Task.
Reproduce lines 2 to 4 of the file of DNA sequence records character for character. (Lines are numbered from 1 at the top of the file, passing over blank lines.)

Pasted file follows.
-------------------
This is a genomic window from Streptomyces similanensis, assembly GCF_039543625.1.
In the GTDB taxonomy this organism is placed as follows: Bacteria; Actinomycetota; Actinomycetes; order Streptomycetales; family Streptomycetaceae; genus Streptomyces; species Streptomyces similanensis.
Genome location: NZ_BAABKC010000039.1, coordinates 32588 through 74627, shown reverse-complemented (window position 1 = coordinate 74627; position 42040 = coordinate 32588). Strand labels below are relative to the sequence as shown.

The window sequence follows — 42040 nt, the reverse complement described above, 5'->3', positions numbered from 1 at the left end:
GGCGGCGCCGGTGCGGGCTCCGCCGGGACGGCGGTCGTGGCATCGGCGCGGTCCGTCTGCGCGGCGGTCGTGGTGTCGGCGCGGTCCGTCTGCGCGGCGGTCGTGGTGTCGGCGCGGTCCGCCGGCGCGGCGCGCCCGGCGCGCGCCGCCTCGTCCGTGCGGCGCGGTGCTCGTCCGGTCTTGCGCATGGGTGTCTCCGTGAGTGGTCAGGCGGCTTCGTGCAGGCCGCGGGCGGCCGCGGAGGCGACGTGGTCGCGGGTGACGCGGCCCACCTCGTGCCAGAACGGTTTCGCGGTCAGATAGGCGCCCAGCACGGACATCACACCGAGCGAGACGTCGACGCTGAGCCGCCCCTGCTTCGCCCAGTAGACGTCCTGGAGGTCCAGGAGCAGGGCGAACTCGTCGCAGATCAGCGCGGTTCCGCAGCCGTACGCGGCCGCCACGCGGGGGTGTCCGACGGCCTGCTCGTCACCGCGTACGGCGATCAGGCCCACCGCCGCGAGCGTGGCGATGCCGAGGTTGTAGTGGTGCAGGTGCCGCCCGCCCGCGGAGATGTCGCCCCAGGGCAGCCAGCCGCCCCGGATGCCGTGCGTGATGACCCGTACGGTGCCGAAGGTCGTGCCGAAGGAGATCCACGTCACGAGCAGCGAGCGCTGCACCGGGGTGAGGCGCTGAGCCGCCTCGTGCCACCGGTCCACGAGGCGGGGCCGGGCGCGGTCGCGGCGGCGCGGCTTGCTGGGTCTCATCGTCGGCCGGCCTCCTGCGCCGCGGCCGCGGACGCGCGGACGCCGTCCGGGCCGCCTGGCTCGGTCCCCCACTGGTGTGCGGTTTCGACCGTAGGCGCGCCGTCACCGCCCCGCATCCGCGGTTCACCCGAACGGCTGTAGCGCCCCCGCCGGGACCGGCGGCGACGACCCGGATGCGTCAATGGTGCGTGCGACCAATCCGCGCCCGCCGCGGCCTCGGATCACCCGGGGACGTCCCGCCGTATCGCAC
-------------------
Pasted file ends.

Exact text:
In the GTDB taxonomy this organism is placed as follows: Bacteria; Actinomycetota; Actinomycetes; order Streptomycetales; family Streptomycetaceae; genus Streptomyces; species Streptomyces similanensis.
Genome location: NZ_BAABKC010000039.1, coordinates 32588 through 74627, shown reverse-complemented (window position 1 = coordinate 74627; position 42040 = coordinate 32588). Strand labels below are relative to the sequence as shown.

The window sequence follows — 42040 nt, the reverse complement described above, 5'->3', positions numbered from 1 at the left end: